I know better. But I’m human, too.

And so I stand up here, and say… Hello. My name is Addie. And I’m an Obsessive Email Checker. Again.

I feel like there should be a twelve step group for people like me.

My hiatus

I want to apologize for not posting, and I’ll tell you why.

I really am trying to post more often than I have been but the last month or so has been difficult to do so.

At the end of June, I went to Cedar Point in Sandusky, Ohio, with a close friend.

In the beginning of July, I went to Gatlinburg, Tennessee, with my parents, my sister and her family, and my brother.

I came back after all of that travel to work insanity, a yard that is still exploding in growth, a family garage sale to prepare for and work, a house in need of the spring cleaning I’d been putting off (hey I’ve only lived in the house a year…I figured I got a little leeway this year!), and the writing fell by the wayside while I was struggling to get everything else done. (Hint…it’s still not all done, but I’m getting closer!)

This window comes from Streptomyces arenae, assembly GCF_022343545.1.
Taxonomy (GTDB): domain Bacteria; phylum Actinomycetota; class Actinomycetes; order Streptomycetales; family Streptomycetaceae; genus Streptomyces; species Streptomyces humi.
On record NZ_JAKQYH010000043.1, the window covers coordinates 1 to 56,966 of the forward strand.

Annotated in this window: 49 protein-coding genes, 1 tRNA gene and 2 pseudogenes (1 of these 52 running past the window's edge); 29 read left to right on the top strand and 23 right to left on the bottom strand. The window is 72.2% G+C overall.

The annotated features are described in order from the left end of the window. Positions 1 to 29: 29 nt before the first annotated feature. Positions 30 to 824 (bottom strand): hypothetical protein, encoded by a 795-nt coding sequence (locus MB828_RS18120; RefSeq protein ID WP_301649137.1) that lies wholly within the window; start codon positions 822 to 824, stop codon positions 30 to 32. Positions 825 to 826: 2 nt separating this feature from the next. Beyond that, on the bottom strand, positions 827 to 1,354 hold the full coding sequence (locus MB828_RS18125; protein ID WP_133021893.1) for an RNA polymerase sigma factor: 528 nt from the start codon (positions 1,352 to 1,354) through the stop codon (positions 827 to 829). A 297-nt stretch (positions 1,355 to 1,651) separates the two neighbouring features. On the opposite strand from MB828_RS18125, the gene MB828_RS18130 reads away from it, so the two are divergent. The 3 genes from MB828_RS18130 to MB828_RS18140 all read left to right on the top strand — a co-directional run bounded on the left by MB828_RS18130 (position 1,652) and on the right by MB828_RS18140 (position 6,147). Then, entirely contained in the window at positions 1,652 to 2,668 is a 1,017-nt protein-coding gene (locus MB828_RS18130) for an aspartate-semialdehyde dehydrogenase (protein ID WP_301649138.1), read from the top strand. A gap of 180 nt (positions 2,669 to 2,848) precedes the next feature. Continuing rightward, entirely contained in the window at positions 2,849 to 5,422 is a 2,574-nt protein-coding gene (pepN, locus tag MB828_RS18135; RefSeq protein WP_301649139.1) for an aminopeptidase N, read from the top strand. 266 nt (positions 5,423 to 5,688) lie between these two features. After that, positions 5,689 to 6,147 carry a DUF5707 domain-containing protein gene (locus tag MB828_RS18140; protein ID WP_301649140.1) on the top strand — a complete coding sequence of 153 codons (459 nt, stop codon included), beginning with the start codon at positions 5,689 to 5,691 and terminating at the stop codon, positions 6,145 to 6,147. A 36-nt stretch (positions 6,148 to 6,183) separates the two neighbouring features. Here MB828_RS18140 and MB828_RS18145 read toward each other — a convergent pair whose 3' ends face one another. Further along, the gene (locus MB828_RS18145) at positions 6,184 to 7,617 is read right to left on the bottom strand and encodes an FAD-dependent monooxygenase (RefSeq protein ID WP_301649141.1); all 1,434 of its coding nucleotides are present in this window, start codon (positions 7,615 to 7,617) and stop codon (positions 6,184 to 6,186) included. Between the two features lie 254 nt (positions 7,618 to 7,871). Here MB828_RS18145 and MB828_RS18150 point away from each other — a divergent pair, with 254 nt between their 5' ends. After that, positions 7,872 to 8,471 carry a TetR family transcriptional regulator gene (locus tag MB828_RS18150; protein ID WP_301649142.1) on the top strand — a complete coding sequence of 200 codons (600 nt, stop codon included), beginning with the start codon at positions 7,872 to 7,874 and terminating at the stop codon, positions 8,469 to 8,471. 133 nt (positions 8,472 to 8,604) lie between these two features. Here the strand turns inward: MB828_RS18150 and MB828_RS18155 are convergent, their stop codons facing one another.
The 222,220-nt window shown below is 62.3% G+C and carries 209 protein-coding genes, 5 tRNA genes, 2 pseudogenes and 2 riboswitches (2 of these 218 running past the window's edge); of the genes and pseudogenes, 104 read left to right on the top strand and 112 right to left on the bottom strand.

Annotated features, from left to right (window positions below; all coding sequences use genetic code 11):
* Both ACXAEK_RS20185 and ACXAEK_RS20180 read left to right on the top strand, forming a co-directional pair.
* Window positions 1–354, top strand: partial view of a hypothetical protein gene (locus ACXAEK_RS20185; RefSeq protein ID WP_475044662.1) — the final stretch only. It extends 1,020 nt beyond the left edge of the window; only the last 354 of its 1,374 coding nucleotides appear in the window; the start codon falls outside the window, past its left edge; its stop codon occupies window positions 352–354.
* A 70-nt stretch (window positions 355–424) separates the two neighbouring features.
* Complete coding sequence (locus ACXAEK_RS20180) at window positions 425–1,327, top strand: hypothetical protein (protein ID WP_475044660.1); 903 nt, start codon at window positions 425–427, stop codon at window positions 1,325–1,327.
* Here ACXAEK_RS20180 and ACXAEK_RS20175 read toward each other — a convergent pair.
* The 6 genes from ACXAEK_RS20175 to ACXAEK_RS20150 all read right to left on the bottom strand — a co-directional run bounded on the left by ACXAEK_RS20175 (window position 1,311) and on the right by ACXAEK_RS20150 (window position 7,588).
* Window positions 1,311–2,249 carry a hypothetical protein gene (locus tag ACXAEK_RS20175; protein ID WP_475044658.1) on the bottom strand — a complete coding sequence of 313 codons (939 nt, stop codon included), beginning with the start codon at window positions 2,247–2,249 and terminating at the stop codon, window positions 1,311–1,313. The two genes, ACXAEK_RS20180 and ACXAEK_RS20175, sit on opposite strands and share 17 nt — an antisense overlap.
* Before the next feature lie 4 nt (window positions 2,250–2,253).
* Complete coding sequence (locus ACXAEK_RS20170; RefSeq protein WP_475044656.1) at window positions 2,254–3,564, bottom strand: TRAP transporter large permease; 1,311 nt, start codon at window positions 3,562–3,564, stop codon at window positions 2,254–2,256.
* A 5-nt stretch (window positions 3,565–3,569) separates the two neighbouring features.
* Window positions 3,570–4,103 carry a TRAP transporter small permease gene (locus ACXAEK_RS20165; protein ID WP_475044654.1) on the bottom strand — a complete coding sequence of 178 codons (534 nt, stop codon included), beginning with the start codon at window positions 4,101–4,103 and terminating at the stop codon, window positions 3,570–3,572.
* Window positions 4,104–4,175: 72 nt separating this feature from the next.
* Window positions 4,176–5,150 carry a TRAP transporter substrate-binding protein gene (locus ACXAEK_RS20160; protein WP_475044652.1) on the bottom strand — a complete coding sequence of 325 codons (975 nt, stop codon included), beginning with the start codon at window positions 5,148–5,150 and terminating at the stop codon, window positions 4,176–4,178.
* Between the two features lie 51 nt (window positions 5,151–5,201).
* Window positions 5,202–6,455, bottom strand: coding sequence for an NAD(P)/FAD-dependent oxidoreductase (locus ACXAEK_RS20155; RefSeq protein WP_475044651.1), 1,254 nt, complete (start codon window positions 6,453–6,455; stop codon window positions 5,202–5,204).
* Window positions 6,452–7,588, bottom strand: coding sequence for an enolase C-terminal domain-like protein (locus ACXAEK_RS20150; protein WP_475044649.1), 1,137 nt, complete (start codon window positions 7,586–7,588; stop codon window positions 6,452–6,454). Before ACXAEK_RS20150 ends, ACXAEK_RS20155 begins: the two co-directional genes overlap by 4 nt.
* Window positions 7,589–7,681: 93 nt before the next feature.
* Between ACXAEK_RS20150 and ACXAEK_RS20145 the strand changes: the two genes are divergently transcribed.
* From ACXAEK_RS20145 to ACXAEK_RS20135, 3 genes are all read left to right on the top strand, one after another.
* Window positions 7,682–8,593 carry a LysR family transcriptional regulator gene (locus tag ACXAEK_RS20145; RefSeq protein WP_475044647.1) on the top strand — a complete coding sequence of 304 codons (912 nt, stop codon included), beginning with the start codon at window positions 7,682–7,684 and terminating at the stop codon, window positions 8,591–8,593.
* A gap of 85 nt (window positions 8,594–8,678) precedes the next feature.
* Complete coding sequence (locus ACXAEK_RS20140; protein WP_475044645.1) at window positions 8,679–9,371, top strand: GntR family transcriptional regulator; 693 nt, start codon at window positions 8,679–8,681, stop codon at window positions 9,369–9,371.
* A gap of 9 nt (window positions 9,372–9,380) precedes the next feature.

There are a few reasons you didn’t hear from me with all of the travel and business and etc. Here they are:

1) I’m not gonna post about travel plans before I go. Not only is it not safe, but I’ve done a lot of work on this house. There’s been a lot of painting and cleaning and otherwise sweat equity put in. I would be really upset if something happened to my house while I was gone. I’ve started giving more thought to this. I have a mystery writing conference coming up where I will be appearing on a panel…I’d like to post about it, but I just don’t like advertising that I’m out of town. As soon as I finish making arrangements for the house and the cat, I’ll make the decision on whether or not to post about it.